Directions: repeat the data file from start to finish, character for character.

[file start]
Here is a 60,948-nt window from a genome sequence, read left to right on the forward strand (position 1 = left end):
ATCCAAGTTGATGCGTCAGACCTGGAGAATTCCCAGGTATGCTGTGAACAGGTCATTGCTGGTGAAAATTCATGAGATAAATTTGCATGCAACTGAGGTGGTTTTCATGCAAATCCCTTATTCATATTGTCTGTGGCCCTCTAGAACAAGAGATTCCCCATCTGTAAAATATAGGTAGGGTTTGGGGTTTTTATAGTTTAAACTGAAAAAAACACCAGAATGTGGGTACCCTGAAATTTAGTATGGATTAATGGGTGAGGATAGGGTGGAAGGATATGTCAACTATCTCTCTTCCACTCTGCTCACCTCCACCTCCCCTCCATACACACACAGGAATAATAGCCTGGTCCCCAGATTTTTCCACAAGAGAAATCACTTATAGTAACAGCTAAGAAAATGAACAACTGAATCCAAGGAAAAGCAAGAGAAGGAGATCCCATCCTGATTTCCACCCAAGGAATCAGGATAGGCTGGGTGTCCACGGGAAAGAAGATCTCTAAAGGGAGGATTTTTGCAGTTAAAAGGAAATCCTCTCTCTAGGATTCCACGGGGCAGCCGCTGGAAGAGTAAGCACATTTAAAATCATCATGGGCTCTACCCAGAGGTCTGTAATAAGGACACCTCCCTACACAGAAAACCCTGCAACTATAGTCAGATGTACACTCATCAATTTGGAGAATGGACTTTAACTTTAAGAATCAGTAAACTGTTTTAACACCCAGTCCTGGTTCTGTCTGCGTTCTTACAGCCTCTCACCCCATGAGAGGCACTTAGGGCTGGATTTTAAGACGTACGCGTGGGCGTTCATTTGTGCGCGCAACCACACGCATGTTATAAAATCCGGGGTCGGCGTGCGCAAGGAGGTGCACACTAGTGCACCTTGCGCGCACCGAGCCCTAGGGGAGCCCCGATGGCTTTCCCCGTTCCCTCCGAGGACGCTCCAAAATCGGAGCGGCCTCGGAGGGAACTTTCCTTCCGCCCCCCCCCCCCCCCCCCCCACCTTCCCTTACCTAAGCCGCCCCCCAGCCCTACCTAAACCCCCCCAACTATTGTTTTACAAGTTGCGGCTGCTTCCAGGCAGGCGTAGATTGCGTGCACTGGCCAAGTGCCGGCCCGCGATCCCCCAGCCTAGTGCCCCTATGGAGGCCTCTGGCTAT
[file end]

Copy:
Here is a 60,948-nt window from a genome sequence, read left to right on the forward strand (position 1 = left end):
ATCCAAGTTGATGCGTCAGACCTGGAGAATTCCCAGGTATGCTGTGAACAGGTCATTGCTGGTGAAAATTCATGAGATAAATTTGCATGCAACTGAGGTGGTTTTCATGCAAATCCCTTATTCATATTGTCTGTGGCCCTCTAGAACAAGAGATTCCCCATCTGTAAAATATAGGTAGGGTTTGGGGTTTTTATAGTTTAAACTGAAAAAAACACCAGAATGTGGGTACCCTGAAATTTAGTATGGATTAATGGGTGAGGATAGGGTGGAAGGATATGTCAACTATCTCTCTTCCACTCTGCTCACCTCCACCTCCCCTCCATACACACACAGGAATAATAGCCTGGTCCCCAGATTTTTCCACAAGAGAAATCACTTATAGTAACAGCTAAGAAAATGAACAACTGAATCCAAGGAAAAGCAAGAGAAGGAGATCCCATCCTGATTTCCACCCAAGGAATCAGGATAGGCTGGGTGTCCACGGGAAAGAAGATCTCTAAAGGGAGGATTTTTGCAGTTAAAAGGAAATCCTCTCTCTAGGATTCCACGGGGCAGCCGCTGGAAGAGTAAGCACATTTAAAATCATCATGGGCTCTACCCAGAGGTCTGTAATAAGGACACCTCCCTACACAGAAAACCCTGCAACTATAGTCAGATGTACACTCATCAATTTGGAGAATGGACTTTAACTTTAAGAATCAGTAAACTGTTTTAACACCCAGTCCTGGTTCTGTCTGCGTTCTTACAGCCTCTCACCCCATGAGAGGCACTTAGGGCTGGATTTTAAGACGTACGCGTGGGCGTTCATTTGTGCGCGCAACCACACGCATGTTATAAAATCCGGGGTCGGCGTGCGCAAGGAGGTGCACACTAGTGCACCTTGCGCGCACCGAGCCCTAGGGGAGCCCCGATGGCTTTCCCCGTTCCCTCCGAGGACGCTCCAAAATCGGAGCGGCCTCGGAGGGAACTTTCCTTCCGCCCCCCCCCCCCCCCCCCCCACCTTCCCTTACCTAAGCCGCCCCCCAGCCCTACCTAAACCCCCCCAACTATTGTTTTACAAGTTGCGGCTGCTTCCAGGCAGGCGTAGATTGCGTGCACTGGCCAAGTGCCGGCCCGCGATCCCCCAGCCTAGTGCCCCTATGGAGGCCTCTGGCTAT